Note: Spoilers for The Batman are discussed in this article.
A gritty journey consisting of wading through Gotham City’s corrupt underbelly, a nerve-wracking killing spree to stop, and a deep level of introspection were what was in store for the Dark Knight in Matt Reeves’ The Batman. Robert Pattinson’s gloomy Batman had been operating in this grimy, perpetually crime-plagued urban jungle for two years, but wasn’t having the resuscitating effect on Gotham’s weak pulse as he’d hoped. After losing his parents to organized crime, Batman fixated on beating it into submission, only for the Riddler to forcibly show the city how deep the rot runs. In the wake of the Riddler’s flash flooding of Gotham, which effectively turning it into a “no man’s land,” how does Gotham grow from this?
Through the help of Alfred Pennyworth and Selina Kyle, Batman succeeds even through failure. His closing monologue indicates his realization that Batman has to evolve into something more hopeful if the city is to heal. With Gotham left in dire straits, and villainous power grabs sure to follow, plans for HBO Max streaming and the comic book source material are already showing where the inevitable sequel could go.
A mad dash to claim Carmine Falcone’s vacant throne
Like Officer Kenzie — the Penguin’s Gotham PD errand boy — told The Batman‘s trio of heroes, everyone who’s ever been the mayor of the city relinquished that title to Carmine “The Roman” Falcone behind the scenes. He’s been Gotham City’s shadow puppet master mayor for over 20 years, with hardly anyone the wiser. The sadistic serial killer Edward Nashton, aka The Riddler, finally “brought the rat into the light,” but sought to punish the city for it’s compliance. Suddenly exposing and assassinating Falcone, though, will surely not be the end of organized crime. Now that the city is at its most vulnerable state yet (and with martial law put into effect, no less), the underworld’s remnants that survived through abiding and playing The Roman’s game will want to claim the corrosive crown he leaves behind.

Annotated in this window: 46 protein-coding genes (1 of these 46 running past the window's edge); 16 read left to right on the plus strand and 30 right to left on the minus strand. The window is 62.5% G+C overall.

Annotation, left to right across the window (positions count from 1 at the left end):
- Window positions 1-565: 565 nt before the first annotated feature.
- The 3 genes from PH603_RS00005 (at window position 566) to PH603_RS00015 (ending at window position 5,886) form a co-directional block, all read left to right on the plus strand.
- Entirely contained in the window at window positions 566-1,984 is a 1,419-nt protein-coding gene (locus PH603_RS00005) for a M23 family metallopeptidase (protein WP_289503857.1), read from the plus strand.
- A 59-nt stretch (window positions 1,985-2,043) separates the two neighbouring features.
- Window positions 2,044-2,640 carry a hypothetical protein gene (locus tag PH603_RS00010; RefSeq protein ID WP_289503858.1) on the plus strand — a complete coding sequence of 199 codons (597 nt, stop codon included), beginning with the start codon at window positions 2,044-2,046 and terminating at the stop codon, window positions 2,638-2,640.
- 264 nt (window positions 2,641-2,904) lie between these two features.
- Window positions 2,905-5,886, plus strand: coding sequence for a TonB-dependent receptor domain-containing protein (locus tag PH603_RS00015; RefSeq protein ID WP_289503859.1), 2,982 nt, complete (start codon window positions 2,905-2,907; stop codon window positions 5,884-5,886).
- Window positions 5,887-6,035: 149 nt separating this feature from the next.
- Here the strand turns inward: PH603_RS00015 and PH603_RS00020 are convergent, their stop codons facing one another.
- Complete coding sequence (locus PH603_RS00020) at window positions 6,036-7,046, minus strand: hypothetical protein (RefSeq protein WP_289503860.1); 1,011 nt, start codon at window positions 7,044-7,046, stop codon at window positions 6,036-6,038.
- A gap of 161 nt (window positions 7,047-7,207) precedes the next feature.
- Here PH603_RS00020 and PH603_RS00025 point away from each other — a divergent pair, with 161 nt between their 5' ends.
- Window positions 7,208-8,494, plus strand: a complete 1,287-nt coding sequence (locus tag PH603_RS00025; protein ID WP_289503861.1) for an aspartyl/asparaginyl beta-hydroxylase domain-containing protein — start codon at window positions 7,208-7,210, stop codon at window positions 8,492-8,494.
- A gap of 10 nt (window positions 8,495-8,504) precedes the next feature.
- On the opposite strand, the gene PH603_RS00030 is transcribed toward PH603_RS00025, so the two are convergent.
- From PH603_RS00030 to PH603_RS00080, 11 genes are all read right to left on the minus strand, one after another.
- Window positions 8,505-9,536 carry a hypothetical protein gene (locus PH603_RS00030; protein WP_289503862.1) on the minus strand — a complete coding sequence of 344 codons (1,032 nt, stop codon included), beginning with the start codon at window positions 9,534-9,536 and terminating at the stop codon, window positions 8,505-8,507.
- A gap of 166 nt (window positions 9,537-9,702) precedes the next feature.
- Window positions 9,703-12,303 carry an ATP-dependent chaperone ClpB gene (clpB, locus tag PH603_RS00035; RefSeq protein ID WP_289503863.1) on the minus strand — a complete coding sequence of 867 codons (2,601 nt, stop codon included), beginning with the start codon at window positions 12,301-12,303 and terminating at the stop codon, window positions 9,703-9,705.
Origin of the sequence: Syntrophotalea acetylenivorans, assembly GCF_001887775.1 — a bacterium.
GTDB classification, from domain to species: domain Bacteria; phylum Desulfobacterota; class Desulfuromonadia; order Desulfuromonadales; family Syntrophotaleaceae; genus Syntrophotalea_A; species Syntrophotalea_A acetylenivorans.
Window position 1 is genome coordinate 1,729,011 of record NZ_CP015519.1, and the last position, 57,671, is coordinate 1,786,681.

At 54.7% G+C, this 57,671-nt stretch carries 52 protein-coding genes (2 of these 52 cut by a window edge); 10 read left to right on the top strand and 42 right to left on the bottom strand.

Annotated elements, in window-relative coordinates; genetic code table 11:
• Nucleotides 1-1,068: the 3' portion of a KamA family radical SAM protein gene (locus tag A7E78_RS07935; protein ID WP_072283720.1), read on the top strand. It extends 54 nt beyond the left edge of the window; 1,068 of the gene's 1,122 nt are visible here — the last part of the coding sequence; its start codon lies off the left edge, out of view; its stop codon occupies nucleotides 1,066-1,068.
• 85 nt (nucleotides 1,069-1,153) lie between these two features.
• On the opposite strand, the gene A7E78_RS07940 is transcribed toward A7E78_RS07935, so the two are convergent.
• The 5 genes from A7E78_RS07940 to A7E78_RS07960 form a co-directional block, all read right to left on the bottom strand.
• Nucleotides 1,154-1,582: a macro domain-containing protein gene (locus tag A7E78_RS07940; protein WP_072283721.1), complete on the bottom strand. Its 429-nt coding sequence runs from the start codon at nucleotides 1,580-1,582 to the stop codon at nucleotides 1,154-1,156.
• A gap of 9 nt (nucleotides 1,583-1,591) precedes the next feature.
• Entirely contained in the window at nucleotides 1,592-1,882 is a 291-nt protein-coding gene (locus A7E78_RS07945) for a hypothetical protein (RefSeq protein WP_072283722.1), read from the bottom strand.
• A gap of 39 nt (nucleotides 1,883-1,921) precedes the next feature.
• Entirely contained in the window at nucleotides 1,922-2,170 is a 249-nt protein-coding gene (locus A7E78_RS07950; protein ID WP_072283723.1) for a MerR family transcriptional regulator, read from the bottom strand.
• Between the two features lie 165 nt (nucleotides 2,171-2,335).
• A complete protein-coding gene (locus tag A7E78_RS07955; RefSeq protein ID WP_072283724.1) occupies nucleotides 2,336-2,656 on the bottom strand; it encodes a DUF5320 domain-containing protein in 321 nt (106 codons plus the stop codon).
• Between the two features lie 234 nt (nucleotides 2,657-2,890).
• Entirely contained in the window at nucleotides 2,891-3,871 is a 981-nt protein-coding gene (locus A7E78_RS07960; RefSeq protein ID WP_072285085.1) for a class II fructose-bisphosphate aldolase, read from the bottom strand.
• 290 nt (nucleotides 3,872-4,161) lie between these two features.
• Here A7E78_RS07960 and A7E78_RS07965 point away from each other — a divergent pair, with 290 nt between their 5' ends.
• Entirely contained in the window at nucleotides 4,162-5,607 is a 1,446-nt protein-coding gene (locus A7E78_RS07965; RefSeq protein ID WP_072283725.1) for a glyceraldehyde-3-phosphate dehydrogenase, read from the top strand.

If Batman’s own foreshadowing of it wasn’t enough, Matt Reeves’ direction and Greig Fraser’s cinematography make it even clearer when we see a shot panning across Oswald Cobblepot’s face as he looks out at the shambolic state of the city at dawn. Now that the king is dead, the Penguin will likely take a shot at becoming the self-professed “Gentleman of Crime” like he is in the comics. He’ll have competition, though, as more wannabe mob bosses will rear their ugly heads out from the city’s flooded alleys to lay claim to the sunken kingdom.
No man’s land is more than just a phrase
Though it’s something that the DC Comics faithful have caught immediately, where the sequel to The Batman will likely go is something that would be thrilling for more casual audiences, too. The story is poised to go somewhere even rawer in terms of atmosphere than Christopher Nolan’s The Dark Knight Rises by taking a page from the expansive No Man’s Land comics book arc. That arc was written in the late ’90s by an ensemble of talented writers and artists for DC and served as the direct fallout of Cataclysm, a storyline where a severe earthquake cuts Gotham off from the rest of the United States and the government declares it a “no man’s land” quarantine zone.